Important Note: Only apply this method only if you’ve tried ALL the tips given here. You need to be very careful with adjusting ISO as it does the most damage to your image.

#6. Reduce the Noise in Your Camera

One of the downsides of increasing your ISO is it adds more noise to your image. If this happens, you can buy a noise reduction plugin to reduce the noise. The good thing is, this feature is most common to be found in popular NLE software like Final Cut Pro, Adobe Premiere Pro, and Da Vinci Resolve.

Shooting or Editing your Videos Professionally

Whether you’re a videographer or photographer, capturing and editing your videos in order to achieve the breathtaking sceneries you wanted can be a daunting process. But it’s not impossible to do that. You always have the option to hire the best video editors to capture and edit your videos professionally.

10 Awesome Blogs For Photography Tips in 2016

top 10 best photography blogs pickmycamera
Photography like any other art requires practice and learning to master. Thankfully, the Internet is full of amazing tips and techniques when it comes to improving the quality of the shots you take. From small tips to extended tutorial sections, all the information you need is right at your fingertips.

With that in mind, let’s take a moment to review 10 of the best photography blogs for awesome tips. These sites will be sure to help you improve, providing insight into special techniques that are hard to find out on your own or even consider in the first place. Let’s begin!

Roundup: Best Photography Blogs for Tips & Advice

1. Karl Taylor Photography Masterclass


An amazing aspect of photography is the level of challenge. Sometimes taking a brilliant landscape is simple, while capturing the full cover of an everyday object throws us for a loop. The Karl Taylor Photography Masterclass blog takes note of this with articles on how to shoot objects correctly.

The ‘How To Shoot Red Wine’ is a great example of the tips you can learn.

Check out Karl’s blog

2. Digital Photography School


From working the scene, leading lines and patterns, and getting the right time of day to an examination of what other photographers do, the Digital School Photography Blog is a one-stop blog for helpful guides on how to shoot particular scenes.

Take a moment to review their article on how to get better landscape photography in order to understand the kind of skills the blog talks about.


3. Jodie Brennan Photography


Covering location shoots, family portraiture, inspiration, and more, Jodie Brennan Photography is a blog dedicated to making the best out of every shot. Along with setting up the shot, the blog covers through numerous articles things that should be avoided as well as included.

A great place to stop when looking for useful tips and Jodie Brennan Photography manages to cover a lot of content with every article.


4. Larissa Dening Photography


Dedicating her time to shooting the best photographs possible, the Larissa Dening Photography blog is all about sharing what she has learned with anyone who will listen. This includes interesting articles on aspects of photography like shooting the perfect wave shot or capturing the Milky Way Galaxy with a standard camera.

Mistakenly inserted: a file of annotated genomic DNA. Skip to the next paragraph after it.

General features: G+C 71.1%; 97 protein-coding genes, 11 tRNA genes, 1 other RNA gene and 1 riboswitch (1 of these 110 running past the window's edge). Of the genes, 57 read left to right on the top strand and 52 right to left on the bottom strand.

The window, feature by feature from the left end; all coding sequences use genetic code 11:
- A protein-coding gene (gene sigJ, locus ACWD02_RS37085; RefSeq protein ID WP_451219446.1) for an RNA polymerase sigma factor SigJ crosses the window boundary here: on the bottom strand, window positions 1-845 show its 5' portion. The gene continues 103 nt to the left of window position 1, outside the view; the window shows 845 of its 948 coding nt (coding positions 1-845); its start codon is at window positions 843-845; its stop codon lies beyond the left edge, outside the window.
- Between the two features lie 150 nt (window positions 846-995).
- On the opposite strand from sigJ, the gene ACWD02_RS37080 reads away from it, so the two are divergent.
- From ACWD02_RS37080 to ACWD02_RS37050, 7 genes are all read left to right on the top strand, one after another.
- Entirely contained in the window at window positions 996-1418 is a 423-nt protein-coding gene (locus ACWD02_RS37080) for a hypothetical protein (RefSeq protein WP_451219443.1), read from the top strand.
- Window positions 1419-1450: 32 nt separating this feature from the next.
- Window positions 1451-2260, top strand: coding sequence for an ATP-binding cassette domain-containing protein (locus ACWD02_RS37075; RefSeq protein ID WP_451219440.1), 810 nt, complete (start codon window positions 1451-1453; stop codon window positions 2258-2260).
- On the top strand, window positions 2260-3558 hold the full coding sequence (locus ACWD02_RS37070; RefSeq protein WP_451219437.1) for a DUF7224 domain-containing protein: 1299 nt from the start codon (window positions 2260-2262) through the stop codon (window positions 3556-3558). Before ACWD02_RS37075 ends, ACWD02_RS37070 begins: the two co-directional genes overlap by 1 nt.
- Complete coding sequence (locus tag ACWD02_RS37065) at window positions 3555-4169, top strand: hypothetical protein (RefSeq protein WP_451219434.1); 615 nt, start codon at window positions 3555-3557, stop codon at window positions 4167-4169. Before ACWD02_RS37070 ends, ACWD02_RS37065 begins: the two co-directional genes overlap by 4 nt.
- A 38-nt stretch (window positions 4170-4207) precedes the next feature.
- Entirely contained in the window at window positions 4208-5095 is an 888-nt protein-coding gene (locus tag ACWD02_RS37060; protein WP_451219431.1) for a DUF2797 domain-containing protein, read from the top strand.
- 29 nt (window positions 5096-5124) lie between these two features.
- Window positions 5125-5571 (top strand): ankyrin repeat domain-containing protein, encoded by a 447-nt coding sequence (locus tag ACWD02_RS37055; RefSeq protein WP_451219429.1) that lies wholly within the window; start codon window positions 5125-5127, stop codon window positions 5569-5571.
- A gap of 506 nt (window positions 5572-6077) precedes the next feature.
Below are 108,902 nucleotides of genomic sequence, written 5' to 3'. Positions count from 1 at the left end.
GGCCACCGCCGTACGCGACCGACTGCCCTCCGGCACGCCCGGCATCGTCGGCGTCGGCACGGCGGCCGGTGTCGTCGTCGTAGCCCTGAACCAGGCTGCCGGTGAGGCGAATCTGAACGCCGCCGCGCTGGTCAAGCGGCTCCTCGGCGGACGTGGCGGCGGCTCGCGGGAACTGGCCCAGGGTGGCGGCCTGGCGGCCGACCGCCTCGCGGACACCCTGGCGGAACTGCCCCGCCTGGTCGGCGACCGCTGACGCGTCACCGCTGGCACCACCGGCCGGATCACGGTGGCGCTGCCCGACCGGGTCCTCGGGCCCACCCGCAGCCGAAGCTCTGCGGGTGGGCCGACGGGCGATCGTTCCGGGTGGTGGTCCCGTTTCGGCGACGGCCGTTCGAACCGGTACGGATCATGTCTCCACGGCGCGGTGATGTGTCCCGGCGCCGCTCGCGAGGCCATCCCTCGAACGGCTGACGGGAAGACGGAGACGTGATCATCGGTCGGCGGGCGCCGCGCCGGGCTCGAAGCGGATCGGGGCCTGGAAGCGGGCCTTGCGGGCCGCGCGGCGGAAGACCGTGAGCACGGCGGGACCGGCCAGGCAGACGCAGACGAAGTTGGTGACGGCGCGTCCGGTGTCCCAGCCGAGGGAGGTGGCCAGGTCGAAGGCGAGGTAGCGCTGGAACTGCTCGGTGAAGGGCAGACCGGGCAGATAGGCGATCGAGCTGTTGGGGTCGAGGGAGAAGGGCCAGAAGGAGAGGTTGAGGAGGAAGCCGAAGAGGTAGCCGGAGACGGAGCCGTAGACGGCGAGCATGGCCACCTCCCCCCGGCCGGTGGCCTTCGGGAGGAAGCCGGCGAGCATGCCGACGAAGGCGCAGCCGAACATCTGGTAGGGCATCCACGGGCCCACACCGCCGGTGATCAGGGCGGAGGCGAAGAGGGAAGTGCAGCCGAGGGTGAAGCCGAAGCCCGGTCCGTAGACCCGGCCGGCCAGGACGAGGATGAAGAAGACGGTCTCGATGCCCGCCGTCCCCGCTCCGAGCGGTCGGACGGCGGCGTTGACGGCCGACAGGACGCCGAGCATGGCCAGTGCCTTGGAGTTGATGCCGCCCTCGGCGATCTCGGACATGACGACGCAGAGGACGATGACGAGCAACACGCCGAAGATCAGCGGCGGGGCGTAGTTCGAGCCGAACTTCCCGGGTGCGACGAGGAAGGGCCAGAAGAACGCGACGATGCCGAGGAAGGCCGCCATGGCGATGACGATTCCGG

Traveling the world, the Larissa Dening Photography Blog provides examples of shots from numerous places on a wide range of subjects.

The easy way to get awesome wave shots

5. Preset Pro


Offering numerous tips and tricks, Preset Pro has a lot of extensively researched articles on various aspects of photography. As the article below is a great example, you can read about what to bring when doing photography on the go as well as various things you should consider along the way.

Incorporating a shop where you can purchase photography, Preset Pro both provides useful insight while offering a range of awesome shots for sale.

Preset Pro

6. Peggy Farren

Tying in experimentation with photographic skill, Peggy Farren manages to delight with unique and creative looks at traditional shots. In doing so, you can get a better sense of what image editing software, as well as photographic skill, can accomplish.


7. Hawaii Magazine


With articles on photography, Hawaii Magazine has useful information on various aspects of creating the perfect shot. In the article listed here on ‘How To Take The Perfect Underwater Photo,’ you can get a sense of the quality of advice offered throughout this blog.


8. Waterdog Photography


Want to know more about underwater photography? Well then, you’re in luck! Waterdog Photography is a blog dedicated to the art of taking amazing shots underwater and the skills you need to develop to get there. Along with useful tips are some truly amazing photos.


9. Holl And Lane


Covering a range of subjects, Holl And Lane have numerous articles on camera functionality as well as general tips. Defining a lot of what goes into photography through example videos and photos, you can learn great techniques.


10. Picture Correct

With detailed instructions on setting up shots, Picture Correct has a number of articles that break down how to take the perfect picture into easy to follow steps. Including instructions for all skill levels, you will be amazed at what you can accomplish when following these instructions.


Photo credit: Connie Lemperle